pasture rose (Rosa carolina)

 

 

 

 

 

 

 

 

 

 

 

 

 

 

 

 

 

 

 

 

 

COMMON NAMES:
Carolina rose
pasture rose

 

SCIENTIFIC SYNONYMS:
Rosa carolina L. var. deamii (Erlanson) Deam
Rosa carolina L. var. glandulosa (Crép.) Farw.
Rosa carolina L. var. grandiflora (Baker) Rehder
Rosa carolina L. var. lyonii (Pursh) Palmer & Steyerm.
Rosa carolina L. var. obovata (Raf.) Deam
Rosa carolina L. var. sabulosa Erlanson
Rosa carolina L. var. villosa (Best) Rehder
Rosa lyonii Pursh
Rosa palmeri Rydb.
Rosa serrulata Raf.
Rosa subserrulata Rydb.
Rosa texarkana Rydb.

 

CONFIRMATION STATUS: Confirmed.

 

TAXONOMY: The currently accepted scientific name of pasture rose is
Rosa carolina L. There are two varieties in North America: 1) variety
carolina, and 2) varity setigera. According to the Atlas of Virginia Flora,

variety carolina is the only variety occurring in Facquier County.

 

Distinguishing different species of roses (whether native or exotic) can be
difficult. The pasture rose has narrow straight spines on its stems, while
other species often have curved stout spines. Its stipules lack comb-like
hairs (unlike the multiflora rose, Rosa multiflora, and other exotic roses),
and the pistil structure is wide and flat, not tall and columnar like many
climbing roses. Other features to consider are the number of leaflets per
compound leaf, and the relative abundance or absence of hairs on the leaf-
lets.

 

NATIVE STATUS: Native, United States and Canada.

 

GENERAL BOTANICAL CHARACTERISTICS: This somewhat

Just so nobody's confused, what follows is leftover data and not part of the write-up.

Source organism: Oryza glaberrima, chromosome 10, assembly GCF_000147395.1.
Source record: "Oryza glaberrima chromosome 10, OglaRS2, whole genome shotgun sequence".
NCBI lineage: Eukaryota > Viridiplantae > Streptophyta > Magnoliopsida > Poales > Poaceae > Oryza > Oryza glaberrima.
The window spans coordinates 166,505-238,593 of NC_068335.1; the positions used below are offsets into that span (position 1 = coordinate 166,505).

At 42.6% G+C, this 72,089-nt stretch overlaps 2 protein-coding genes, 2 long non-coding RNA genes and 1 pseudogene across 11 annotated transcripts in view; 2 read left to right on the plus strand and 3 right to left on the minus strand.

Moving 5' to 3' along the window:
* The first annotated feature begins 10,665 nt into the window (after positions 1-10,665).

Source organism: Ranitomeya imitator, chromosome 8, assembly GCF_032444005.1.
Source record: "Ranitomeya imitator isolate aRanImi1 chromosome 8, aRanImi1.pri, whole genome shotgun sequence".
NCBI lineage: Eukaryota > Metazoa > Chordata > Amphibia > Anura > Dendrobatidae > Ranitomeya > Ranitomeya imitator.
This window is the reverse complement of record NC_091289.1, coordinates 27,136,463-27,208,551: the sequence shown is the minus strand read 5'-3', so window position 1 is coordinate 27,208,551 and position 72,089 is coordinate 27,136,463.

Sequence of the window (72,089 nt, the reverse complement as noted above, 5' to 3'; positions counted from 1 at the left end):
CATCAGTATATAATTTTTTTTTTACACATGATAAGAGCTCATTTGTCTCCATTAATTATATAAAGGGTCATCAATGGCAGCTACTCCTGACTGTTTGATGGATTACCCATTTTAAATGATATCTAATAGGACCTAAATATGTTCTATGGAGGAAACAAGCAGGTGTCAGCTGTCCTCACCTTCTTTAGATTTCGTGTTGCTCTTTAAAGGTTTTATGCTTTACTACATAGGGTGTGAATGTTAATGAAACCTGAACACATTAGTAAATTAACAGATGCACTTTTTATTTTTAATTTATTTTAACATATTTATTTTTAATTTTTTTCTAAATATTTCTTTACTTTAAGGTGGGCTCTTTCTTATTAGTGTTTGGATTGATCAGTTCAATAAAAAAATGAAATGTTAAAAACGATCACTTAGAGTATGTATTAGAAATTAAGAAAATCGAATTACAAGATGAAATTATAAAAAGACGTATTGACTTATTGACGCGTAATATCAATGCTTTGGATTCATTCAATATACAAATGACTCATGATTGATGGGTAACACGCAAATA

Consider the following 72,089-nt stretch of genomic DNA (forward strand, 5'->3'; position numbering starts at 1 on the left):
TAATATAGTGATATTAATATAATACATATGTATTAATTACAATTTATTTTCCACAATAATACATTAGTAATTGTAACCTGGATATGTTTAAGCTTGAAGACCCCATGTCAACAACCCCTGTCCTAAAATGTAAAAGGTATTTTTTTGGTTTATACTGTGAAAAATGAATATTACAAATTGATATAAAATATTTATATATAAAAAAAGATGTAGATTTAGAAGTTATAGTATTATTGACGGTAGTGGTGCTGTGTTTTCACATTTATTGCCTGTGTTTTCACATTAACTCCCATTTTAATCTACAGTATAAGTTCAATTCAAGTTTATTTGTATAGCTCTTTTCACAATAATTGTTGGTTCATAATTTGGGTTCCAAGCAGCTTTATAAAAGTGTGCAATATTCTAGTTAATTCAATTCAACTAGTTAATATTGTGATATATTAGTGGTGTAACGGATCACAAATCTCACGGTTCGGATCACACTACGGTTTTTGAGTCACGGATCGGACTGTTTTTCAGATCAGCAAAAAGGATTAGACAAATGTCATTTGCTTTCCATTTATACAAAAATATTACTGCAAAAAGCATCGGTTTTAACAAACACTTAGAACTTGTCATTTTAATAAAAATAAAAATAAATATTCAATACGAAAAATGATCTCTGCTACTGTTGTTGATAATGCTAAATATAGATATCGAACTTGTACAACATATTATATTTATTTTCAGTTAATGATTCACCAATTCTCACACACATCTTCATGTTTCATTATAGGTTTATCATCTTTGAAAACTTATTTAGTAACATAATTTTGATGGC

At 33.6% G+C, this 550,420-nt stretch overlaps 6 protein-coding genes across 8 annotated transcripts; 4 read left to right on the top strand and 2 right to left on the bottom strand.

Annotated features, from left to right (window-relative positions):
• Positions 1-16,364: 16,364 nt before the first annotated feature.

prickly shrub is about ½-3' tall, branching occasionally. It is usually erect,
but taller plants sometimes sprawl. The prickles on the woody stems are
slender and straight, and pairs of prickles often occur on opposite sides of
the stems. On new growth, the hairless stems are either green or pinkish
red, later turning brown. The alternate compound leaves usually consist of
5-7 leaflets (oddly pinnate); a few short stems may have only 3 leaflets.
The central stem of each compound leaf is slightly hairy. Each ovate leaflet
is about 2" long and 1" across, with strongly serrated margins. The under-
side of each leaflet is glabrous or only sparsely pubescent. At the base of
each compound leaf are two prominent stipules, each terminating in a single
pointed tip. The solitary flowers occur on pedicels with glandular hairs, and
are about 2½-3" across. The flower buds also have glandular hairs. Each
flower consists of 5 pink petals (rarely white), 5 green pointed sepals, num-
erous bright yellow stamens, and a pistil structure at the center of the
flower that is flat and wide. There is a typical rose fragrance. Later, bright
red rose hips appear that are often slightly flattened when compared to
other wild roses, although not always. The root system consists of a deep
central taproot that branches occasionally. From shallow rhizomes, this
plant can spread vegetatively, forming small colonies.

 

REGENERATION PROCESS: Pasture rose propogates itself by reseed-
ing and vegetative reproduction.